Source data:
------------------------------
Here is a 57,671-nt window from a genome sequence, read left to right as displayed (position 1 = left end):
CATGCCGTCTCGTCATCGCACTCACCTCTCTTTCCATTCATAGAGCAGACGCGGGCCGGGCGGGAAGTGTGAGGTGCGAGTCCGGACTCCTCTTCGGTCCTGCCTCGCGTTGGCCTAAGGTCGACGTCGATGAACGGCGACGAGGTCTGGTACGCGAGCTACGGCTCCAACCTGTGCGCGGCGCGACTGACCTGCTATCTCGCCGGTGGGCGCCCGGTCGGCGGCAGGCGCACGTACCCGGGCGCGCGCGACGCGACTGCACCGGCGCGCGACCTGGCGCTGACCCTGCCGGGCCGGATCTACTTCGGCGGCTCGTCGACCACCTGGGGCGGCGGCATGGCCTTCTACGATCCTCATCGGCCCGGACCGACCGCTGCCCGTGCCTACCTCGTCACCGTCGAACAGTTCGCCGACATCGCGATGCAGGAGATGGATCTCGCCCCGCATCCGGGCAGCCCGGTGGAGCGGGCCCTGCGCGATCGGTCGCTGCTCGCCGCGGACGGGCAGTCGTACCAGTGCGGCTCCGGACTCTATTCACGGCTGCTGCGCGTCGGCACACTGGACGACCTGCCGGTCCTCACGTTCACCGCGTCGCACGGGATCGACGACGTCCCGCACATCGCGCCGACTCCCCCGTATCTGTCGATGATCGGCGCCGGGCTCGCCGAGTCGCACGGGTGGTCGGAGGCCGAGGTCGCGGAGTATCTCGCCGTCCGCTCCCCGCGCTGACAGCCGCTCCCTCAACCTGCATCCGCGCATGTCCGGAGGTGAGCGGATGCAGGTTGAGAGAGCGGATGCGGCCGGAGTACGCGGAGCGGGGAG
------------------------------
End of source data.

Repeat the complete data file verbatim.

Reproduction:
Here is a 57,671-nt window from a genome sequence, read left to right as displayed (position 1 = left end):
CATGCCGTCTCGTCATCGCACTCACCTCTCTTTCCATTCATAGAGCAGACGCGGGCCGGGCGGGAAGTGTGAGGTGCGAGTCCGGACTCCTCTTCGGTCCTGCCTCGCGTTGGCCTAAGGTCGACGTCGATGAACGGCGACGAGGTCTGGTACGCGAGCTACGGCTCCAACCTGTGCGCGGCGCGACTGACCTGCTATCTCGCCGGTGGGCGCCCGGTCGGCGGCAGGCGCACGTACCCGGGCGCGCGCGACGCGACTGCACCGGCGCGCGACCTGGCGCTGACCCTGCCGGGCCGGATCTACTTCGGCGGCTCGTCGACCACCTGGGGCGGCGGCATGGCCTTCTACGATCCTCATCGGCCCGGACCGACCGCTGCCCGTGCCTACCTCGTCACCGTCGAACAGTTCGCCGACATCGCGATGCAGGAGATGGATCTCGCCCCGCATCCGGGCAGCCCGGTGGAGCGGGCCCTGCGCGATCGGTCGCTGCTCGCCGCGGACGGGCAGTCGTACCAGTGCGGCTCCGGACTCTATTCACGGCTGCTGCGCGTCGGCACACTGGACGACCTGCCGGTCCTCACGTTCACCGCGTCGCACGGGATCGACGACGTCCCGCACATCGCGCCGACTCCCCCGTATCTGTCGATGATCGGCGCCGGGCTCGCCGAGTCGCACGGGTGGTCGGAGGCCGAGGTCGCGGAGTATCTCGCCGTCCGCTCCCCGCGCTGACAGCCGCTCCCTCAACCTGCATCCGCGCATGTCCGGAGGTGAGCGGATGCAGGTTGAGAGAGCGGATGCGGCCGGAGTACGCGGAGCGGGGAG